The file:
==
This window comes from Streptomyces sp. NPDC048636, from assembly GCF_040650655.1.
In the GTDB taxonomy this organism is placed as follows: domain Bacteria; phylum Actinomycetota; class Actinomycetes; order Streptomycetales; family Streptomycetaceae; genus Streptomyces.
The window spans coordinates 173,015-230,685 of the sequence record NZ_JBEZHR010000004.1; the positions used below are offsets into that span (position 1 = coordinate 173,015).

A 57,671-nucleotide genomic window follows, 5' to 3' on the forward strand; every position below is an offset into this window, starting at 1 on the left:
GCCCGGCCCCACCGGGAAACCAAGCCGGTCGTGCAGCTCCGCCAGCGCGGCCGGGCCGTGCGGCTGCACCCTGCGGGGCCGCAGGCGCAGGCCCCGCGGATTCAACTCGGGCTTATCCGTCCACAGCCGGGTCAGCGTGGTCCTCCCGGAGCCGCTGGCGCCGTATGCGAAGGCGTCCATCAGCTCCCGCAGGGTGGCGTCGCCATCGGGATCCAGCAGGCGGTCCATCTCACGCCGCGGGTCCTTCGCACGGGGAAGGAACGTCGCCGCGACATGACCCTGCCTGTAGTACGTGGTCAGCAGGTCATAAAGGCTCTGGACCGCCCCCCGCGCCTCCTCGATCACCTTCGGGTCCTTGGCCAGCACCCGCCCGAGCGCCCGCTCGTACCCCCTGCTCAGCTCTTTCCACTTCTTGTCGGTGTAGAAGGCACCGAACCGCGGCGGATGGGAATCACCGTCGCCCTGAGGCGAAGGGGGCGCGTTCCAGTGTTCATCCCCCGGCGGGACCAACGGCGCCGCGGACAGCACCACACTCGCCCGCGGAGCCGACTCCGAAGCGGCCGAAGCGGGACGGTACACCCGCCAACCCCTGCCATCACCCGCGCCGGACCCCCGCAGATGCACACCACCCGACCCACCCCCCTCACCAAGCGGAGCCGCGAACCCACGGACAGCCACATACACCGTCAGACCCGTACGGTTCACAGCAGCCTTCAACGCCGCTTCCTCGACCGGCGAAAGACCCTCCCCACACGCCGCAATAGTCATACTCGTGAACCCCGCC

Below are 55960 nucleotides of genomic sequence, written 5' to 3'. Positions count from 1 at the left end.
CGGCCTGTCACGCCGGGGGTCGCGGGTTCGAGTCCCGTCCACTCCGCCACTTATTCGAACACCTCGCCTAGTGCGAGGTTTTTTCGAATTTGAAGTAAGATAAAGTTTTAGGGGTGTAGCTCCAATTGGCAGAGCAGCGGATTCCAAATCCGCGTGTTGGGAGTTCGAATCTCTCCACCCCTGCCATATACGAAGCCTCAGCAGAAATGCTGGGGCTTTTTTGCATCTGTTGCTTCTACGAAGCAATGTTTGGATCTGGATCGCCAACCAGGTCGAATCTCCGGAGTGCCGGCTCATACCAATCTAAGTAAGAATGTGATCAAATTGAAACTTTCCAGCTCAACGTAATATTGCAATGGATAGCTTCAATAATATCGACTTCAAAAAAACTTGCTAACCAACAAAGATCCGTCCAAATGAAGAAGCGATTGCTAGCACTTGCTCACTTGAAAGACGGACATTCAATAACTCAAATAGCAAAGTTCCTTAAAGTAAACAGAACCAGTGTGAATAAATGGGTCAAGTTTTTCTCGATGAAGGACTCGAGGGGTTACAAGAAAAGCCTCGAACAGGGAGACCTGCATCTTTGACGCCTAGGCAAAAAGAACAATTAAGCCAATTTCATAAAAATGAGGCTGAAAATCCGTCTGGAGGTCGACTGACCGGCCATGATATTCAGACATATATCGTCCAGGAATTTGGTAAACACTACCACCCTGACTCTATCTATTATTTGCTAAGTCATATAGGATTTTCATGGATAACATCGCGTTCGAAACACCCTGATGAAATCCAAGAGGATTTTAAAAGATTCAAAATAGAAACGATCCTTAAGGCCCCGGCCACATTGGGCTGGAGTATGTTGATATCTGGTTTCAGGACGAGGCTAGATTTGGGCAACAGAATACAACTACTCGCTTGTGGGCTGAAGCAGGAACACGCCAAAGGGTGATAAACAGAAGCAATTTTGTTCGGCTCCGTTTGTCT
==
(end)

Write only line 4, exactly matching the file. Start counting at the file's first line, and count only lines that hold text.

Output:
A 57,671-nucleotide genomic window follows, 5' to 3' on the forward strand; every position below is an offset into this window, starting at 1 on the left: